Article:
How to create more energy-efficient cruise ships
A Swiss researcher has developed a system based on fuel cells to reduce the carbon footprint and energy consumption of cruise ships.
Spending a few weeks sailing the seas on a luxury liner is an idea that appeals to a growing number of people, particularly in Asian countries. But cruise ships do not just sail from port to port: as veritable floating hotels accommodating several hundred passengers, they use a great deal of energy for heating, electricity, air conditioning and various other aspects of life on board. To make them more environmentally friendly, Francesco Baldi, a researcher in EPFL’s Industrial Process and Energy Systems Engineering Group (IPESE), has come up with a novel solution.
Reducing ships’ carbon footprint
“It’s easier to reduce the energy consumption of a merchant ship, because almost all of the energy is used for propulsion, unlike a cruise ship, which has various energy demands,” says Baldi. “My work focused on reducing CO2 emissions, initially by optimizing each of the ship’s systems and the design of the boat itself, to improve efficiency.” These first efforts produced a potential 6–10% reduction in CO2 emissions for a diesel-powered cruise ship.
Although promising, this was not enough for Baldi, so he considered alternatives to diesel engines. In a collaborative project with Aalto University in Finland, he looked at using fuel cells on a ship. This required him to address the special challenges that arise when sailing for thousands of kilometers at a time. “You need to store enough energy on board without taking up too much space. Hydrogen fuel cells are not suitable, because storing enough energy to travel long distances would take up a huge amount of space – around one third of the ship’s capacity – which is not realistic for a cruise ship,” Baldi says.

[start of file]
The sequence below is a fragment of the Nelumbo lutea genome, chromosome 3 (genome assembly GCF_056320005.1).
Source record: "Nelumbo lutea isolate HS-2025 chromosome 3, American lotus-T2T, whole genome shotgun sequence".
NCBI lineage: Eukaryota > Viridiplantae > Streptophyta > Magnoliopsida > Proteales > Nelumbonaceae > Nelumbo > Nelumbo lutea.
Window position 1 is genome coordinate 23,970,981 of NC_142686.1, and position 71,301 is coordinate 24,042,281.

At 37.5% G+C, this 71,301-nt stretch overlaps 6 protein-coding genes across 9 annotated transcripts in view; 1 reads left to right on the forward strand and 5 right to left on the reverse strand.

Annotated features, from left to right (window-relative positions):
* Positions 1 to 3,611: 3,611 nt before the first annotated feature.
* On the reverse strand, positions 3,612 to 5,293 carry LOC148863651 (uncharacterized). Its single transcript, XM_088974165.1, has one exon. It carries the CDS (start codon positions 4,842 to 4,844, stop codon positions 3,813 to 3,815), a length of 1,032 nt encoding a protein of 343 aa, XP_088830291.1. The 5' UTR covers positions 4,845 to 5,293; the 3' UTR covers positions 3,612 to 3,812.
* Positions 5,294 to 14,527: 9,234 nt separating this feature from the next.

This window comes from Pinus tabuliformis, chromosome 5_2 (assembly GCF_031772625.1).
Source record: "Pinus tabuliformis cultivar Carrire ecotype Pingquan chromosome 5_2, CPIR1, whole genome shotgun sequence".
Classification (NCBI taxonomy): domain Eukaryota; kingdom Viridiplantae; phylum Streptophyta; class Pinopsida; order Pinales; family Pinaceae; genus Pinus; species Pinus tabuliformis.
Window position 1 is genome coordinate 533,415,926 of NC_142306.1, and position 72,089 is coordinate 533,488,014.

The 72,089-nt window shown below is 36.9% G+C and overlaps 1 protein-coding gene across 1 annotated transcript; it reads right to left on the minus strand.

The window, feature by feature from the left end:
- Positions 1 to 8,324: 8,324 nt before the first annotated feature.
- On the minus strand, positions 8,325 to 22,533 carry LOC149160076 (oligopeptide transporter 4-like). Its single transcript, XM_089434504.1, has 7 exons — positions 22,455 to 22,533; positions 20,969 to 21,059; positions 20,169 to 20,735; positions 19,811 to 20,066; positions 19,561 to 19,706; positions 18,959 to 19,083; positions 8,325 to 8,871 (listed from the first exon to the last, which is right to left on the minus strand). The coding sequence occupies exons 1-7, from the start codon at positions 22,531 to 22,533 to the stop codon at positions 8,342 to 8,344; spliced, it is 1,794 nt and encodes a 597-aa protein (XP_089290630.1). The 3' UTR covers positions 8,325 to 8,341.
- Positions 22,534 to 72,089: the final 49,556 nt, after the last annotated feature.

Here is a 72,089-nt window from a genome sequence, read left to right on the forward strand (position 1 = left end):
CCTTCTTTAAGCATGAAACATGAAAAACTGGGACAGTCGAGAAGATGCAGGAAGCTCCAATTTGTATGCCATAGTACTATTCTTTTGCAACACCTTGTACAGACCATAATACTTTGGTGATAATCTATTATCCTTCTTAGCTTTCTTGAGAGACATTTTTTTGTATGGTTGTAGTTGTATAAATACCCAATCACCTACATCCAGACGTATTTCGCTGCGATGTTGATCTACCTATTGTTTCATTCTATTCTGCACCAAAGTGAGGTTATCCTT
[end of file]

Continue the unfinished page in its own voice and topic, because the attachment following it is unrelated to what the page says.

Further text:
Storing surplus energy
Although they need high temperatures to work and take up to 20 hours to turn on, solid oxide fuel cells (SOFC) turn out to be a good fit for ships. All that was needed was to find a use for the surplus energy resulting from having them in constant use, which is necessary given the long start-up times. This is where Baldi stepped in: his idea was to use a system developed at EPFL to transform unused energy into hydrogen, which is then stored. The resulting fuel cells, customized for ships, could thus generate either electricity to be consumed on board or hydrogen to be stored for later use. This concept is particularly well suited to cruise ships, according to Baldi.
One of the advantages of fuel cells is that they only produce CO2 and water, unlike a Diesel engine which also produces other pollutants, such as nitrogen oxides and particulate matter. Fuel cell generate power though a chemical reaction. This makes them much more environmentally friendly than fossil fuels – and also more efficient: the fuel cells developed at EPFL have achieved 75% efficiency versus less than 50% for even the most efficient diesel engine.
The only downside is that the fuel cells cost ten times as much to produce as a traditional engine. “But prices will fall if demand increases. Also, the long-term cost is only 20–30% higher than that of a traditional engine, and opting for this cleaner type of fuel will enhance the image of the ships’ operators.” In the absence of regulations in this area, Baldi also sees the potential for Europe, where most cruise liners are built, to take on part of the cost in order to incentivize equipping ships with fuel cells. “This approach, which works for solar panels, could help cruise ships sharply cut their pollution in the future,” says Baldi.
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